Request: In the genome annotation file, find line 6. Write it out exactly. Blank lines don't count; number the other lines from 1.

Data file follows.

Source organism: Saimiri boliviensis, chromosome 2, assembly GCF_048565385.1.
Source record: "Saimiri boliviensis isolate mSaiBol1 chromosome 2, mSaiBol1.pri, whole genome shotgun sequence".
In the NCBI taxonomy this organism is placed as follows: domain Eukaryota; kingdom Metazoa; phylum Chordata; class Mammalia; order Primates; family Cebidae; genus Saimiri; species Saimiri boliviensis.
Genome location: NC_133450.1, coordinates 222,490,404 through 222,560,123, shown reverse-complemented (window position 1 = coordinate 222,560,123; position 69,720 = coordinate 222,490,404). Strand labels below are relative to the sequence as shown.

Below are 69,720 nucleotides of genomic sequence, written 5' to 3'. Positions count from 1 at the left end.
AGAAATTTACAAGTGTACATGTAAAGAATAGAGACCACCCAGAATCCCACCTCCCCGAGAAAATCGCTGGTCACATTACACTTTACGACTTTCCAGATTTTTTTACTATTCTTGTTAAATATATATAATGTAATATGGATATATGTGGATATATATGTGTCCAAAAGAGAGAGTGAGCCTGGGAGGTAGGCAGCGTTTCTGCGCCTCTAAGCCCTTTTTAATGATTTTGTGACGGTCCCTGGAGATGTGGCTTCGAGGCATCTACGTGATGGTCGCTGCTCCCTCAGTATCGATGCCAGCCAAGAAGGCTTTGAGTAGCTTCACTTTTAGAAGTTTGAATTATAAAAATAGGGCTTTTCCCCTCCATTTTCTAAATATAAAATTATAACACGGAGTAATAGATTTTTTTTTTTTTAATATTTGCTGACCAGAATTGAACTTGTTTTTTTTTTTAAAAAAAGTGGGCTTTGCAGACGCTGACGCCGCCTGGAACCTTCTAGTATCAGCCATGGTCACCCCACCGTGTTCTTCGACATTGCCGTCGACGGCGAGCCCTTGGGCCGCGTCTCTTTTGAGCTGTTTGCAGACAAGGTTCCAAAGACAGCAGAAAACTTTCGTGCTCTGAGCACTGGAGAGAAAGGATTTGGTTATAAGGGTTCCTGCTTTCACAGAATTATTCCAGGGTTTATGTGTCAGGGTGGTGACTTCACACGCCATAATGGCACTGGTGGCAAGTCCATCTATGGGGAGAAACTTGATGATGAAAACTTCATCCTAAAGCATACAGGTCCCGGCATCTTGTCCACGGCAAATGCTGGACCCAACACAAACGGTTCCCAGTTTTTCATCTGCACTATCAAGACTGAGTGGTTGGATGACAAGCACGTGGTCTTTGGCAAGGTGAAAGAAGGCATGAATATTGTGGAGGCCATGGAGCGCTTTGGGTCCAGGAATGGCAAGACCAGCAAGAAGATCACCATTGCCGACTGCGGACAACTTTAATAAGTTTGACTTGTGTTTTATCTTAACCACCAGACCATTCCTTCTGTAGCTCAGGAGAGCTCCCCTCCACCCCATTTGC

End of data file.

AGAAATTTACAAGTGTACATGTAAAGAATAGAGACCACCCAGAATCCCACCTCCCCGAGAAAATCGCTGGTCACATTACACTTTACGACTTTCCAGATTTTTTTACTATTCTTGTTAAATATATATAATGTAATATGGATATATGTGGATATATATGTGTCCAAAAGAGAGAGTGAGCCTGGGAGGTAGGCAGCGTTTCTGCGCCTCTAAGCCCTTTTTAATGATTTTGTGACGGTCCCTGGAGATGTGGCTTCGAGGCATCTACGTGATGGTCGCTGCTCCCTCAGTATCGATGCCAGCCAAGAAGGCTTTGAGTAGCTTCACTTTTAGAAGTTTGAATTATAAAAATAGGGCTTTTCCCCTCCATTTTCTAAATATAAAATTATAACACGGAGTAATAGATTTTTTTTTTTTTAATATTTGCTGACCAGAATTGAACTTGTTTTTTTTTTTAAAAAAAGTGGGCTTTGCAGACGCTGACGCCGCCTGGAACCTTCTAGTATCAGCCATGGTCACCCCACCGTGTTCTTCGACATTGCCGTCGACGGCGAGCCCTTGGGCCGCGTCTCTTTTGAGCTGTTTGCAGACAAGGTTCCAAAGACAGCAGAAAACTTTCGTGCTCTGAGCACTGGAGAGAAAGGATTTGGTTATAAGGGTTCCTGCTTTCACAGAATTATTCCAGGGTTTATGTGTCAGGGTGGTGACTTCACACGCCATAATGGCACTGGTGGCAAGTCCATCTATGGGGAGAAACTTGATGATGAAAACTTCATCCTAAAGCATACAGGTCCCGGCATCTTGTCCACGGCAAATGCTGGACCCAACACAAACGGTTCCCAGTTTTTCATCTGCACTATCAAGACTGAGTGGTTGGATGACAAGCACGTGGTCTTTGGCAAGGTGAAAGAAGGCATGAATATTGTGGAGGCCATGGAGCGCTTTGGGTCCAGGAATGGCAAGACCAGCAAGAAGATCACCATTGCCGACTGCGGACAACTTTAATAAGTTTGACTTGTGTTTTATCTTAACCACCAGACCATTCCTTCTGTAGCTCAGGAGAGCTCCCCTCCACCCCATTTGC